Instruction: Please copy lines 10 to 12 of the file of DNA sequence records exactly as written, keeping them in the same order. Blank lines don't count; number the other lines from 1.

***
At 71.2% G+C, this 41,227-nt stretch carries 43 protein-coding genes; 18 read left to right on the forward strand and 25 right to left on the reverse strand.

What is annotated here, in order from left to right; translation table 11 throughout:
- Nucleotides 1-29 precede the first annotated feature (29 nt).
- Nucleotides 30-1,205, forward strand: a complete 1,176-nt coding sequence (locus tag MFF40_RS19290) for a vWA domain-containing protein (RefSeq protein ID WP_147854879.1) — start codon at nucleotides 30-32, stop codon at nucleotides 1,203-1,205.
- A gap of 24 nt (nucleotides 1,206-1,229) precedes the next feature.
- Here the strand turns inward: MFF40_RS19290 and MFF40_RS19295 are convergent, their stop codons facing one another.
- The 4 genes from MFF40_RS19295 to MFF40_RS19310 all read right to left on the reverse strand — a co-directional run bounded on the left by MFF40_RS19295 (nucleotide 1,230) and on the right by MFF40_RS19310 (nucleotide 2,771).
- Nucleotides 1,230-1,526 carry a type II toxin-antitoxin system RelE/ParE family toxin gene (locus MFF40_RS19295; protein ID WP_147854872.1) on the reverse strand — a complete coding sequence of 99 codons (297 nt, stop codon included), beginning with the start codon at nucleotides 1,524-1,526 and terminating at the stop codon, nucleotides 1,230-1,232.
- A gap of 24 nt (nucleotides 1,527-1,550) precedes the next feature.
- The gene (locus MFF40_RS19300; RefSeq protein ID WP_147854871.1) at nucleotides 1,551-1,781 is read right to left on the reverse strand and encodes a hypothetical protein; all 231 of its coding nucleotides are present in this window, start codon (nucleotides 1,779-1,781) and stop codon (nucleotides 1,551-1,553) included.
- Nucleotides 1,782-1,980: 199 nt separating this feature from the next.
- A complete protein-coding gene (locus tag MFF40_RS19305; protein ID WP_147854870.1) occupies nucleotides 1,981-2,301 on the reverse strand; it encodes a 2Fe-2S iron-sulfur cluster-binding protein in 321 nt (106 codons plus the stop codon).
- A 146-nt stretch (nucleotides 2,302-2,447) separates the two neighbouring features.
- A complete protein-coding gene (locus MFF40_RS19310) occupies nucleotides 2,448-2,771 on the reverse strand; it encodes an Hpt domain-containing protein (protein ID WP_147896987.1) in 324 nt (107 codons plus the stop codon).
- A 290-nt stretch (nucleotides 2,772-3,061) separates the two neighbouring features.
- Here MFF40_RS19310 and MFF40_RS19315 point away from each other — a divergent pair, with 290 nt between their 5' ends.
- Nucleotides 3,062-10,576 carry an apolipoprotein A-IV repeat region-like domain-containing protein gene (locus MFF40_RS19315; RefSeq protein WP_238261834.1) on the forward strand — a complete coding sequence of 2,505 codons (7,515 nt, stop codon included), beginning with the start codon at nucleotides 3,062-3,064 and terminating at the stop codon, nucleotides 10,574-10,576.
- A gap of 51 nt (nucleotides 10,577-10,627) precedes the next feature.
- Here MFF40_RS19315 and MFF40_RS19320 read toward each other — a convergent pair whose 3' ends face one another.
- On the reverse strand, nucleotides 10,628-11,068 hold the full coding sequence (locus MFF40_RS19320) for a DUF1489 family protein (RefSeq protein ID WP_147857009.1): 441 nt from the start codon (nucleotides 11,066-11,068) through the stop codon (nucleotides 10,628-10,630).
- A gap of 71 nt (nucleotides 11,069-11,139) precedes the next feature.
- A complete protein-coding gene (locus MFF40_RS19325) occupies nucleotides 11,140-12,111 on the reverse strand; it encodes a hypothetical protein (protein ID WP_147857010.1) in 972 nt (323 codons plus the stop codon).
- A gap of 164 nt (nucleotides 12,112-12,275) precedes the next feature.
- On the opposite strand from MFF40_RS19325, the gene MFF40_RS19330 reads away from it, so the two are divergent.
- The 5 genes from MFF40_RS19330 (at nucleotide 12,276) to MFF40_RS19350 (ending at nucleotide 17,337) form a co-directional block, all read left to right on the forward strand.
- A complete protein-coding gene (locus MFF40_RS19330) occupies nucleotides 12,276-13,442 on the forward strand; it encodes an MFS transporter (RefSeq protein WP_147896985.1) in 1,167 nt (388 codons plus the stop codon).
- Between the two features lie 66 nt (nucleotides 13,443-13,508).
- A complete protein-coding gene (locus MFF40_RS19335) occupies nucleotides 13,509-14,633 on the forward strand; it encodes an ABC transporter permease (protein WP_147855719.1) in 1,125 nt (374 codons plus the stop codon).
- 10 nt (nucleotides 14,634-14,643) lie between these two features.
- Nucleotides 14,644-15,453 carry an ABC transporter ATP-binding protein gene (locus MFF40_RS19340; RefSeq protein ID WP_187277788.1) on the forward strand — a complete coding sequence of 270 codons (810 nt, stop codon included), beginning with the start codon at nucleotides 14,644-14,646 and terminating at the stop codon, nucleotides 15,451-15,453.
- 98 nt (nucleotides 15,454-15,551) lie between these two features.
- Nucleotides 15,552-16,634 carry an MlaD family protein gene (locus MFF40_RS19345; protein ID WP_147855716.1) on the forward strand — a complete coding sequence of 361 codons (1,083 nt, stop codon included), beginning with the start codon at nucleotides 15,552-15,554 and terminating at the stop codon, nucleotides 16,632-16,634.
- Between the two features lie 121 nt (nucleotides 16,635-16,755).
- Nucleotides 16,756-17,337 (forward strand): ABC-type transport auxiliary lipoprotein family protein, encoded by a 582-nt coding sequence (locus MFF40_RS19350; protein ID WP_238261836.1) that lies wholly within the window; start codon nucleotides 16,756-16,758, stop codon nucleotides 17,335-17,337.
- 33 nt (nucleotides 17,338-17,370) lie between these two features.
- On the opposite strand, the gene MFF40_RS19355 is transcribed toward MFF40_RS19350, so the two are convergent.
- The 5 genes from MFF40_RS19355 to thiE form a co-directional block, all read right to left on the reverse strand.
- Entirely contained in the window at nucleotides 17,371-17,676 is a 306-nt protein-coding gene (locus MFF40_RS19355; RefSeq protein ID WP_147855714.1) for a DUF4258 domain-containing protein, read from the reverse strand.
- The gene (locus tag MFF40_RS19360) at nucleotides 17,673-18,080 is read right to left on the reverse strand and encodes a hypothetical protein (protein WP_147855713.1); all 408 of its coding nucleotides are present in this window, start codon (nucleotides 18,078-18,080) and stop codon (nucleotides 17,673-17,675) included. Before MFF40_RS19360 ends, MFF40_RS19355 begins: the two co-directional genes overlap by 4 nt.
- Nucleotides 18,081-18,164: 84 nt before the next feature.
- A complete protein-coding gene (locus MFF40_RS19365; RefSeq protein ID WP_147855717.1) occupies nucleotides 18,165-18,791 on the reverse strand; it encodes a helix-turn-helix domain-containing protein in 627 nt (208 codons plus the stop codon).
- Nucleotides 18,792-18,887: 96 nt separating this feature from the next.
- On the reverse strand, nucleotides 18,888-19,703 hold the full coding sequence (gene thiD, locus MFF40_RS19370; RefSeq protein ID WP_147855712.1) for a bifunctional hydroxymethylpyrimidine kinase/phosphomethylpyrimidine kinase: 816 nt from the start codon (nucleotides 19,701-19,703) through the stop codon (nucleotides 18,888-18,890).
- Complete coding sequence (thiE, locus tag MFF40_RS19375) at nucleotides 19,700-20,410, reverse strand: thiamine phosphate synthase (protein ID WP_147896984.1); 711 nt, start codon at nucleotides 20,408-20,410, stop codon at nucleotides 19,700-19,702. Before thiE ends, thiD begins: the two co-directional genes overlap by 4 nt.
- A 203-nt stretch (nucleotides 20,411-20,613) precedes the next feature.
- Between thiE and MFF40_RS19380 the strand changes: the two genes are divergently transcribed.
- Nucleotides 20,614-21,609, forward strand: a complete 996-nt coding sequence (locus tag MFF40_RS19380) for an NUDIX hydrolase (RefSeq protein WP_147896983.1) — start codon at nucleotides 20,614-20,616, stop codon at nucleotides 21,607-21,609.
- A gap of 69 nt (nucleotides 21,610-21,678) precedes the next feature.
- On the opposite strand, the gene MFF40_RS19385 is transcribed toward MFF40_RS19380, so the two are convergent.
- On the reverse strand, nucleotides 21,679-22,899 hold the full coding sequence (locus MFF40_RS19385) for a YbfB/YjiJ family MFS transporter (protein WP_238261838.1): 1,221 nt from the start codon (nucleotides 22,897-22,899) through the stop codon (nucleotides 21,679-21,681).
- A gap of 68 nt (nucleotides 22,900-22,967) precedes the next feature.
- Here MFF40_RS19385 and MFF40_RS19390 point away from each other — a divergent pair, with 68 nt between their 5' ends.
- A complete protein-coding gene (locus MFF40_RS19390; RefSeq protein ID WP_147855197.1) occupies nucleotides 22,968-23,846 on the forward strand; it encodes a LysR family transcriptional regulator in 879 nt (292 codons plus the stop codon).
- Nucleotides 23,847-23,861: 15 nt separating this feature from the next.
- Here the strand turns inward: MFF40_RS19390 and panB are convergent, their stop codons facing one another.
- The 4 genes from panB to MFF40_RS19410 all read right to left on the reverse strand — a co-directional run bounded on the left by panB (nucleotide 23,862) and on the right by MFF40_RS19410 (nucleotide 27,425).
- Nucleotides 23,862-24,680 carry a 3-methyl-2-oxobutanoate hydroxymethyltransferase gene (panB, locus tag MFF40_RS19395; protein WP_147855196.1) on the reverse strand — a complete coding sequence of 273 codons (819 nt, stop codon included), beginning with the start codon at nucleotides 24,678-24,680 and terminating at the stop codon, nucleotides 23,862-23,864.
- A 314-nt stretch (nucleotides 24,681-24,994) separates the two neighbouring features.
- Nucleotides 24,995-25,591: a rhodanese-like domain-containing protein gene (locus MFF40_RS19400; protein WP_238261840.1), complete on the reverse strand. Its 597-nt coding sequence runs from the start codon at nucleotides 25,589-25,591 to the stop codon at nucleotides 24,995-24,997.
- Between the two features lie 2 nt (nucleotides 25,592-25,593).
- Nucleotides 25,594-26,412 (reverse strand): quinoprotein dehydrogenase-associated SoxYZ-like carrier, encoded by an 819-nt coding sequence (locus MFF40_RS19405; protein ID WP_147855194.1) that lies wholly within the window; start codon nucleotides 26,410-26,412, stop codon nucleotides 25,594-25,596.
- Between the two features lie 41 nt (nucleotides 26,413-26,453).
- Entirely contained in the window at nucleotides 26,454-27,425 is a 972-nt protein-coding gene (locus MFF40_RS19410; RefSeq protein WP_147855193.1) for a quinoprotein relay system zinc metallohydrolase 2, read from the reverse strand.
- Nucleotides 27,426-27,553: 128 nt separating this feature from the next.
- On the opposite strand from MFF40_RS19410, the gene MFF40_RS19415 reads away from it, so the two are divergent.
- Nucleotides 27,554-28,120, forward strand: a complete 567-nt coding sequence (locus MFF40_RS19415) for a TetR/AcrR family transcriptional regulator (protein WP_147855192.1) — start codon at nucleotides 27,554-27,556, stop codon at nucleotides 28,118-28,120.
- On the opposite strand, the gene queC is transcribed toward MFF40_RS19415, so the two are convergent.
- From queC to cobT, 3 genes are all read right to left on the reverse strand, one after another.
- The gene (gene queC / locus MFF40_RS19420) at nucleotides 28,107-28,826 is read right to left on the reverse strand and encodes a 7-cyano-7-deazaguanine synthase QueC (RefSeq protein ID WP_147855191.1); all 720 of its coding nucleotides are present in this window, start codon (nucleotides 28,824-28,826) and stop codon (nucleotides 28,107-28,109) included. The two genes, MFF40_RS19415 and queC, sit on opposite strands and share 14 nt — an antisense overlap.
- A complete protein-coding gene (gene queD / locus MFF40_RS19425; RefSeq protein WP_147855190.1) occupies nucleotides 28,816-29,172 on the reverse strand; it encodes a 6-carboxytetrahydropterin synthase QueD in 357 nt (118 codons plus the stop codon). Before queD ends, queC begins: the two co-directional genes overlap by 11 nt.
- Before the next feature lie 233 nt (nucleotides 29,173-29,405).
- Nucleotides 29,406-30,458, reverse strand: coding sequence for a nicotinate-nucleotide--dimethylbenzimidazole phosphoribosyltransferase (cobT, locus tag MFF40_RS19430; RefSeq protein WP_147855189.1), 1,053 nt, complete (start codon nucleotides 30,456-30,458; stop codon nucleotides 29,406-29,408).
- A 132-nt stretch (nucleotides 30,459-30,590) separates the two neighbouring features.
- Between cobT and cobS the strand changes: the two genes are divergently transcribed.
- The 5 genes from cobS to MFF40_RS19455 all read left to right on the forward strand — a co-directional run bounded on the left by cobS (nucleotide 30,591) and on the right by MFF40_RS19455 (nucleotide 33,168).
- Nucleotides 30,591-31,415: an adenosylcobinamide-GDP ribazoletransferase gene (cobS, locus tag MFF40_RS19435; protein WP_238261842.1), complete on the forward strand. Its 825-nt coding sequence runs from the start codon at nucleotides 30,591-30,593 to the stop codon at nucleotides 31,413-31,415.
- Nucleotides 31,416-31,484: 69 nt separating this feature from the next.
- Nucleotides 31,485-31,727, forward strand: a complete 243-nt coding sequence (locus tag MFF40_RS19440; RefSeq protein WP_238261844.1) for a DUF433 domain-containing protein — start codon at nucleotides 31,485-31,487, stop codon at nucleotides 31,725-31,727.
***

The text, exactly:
- The gene (locus MFF40_RS19300; RefSeq protein ID WP_147854871.1) at nucleotides 1,551-1,781 is read right to left on the reverse strand and encodes a hypothetical protein; all 231 of its coding nucleotides are present in this window, start codon (nucleotides 1,779-1,781) and stop codon (nucleotides 1,551-1,553) included.
- Nucleotides 1,782-1,980: 199 nt separating this feature from the next.
- A complete protein-coding gene (locus tag MFF40_RS19305; protein ID WP_147854870.1) occupies nucleotides 1,981-2,301 on the reverse strand; it encodes a 2Fe-2S iron-sulfur cluster-binding protein in 321 nt (106 codons plus the stop codon).